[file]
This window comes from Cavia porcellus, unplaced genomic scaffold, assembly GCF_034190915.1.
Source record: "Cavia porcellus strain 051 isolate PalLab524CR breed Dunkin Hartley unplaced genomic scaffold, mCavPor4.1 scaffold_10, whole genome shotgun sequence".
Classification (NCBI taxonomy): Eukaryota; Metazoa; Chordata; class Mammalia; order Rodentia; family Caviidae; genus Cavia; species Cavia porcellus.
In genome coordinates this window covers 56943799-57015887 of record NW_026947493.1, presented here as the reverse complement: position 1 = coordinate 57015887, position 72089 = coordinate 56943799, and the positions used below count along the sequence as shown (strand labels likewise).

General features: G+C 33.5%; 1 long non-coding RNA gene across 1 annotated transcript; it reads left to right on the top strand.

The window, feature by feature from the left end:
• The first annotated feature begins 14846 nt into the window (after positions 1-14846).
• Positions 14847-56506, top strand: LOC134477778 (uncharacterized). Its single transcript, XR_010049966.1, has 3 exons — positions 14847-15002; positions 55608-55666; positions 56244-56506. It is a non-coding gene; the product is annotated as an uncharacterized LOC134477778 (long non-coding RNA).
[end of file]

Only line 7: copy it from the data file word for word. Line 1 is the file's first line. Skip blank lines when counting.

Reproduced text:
• The first annotated feature begins 14846 nt into the window (after positions 1-14846).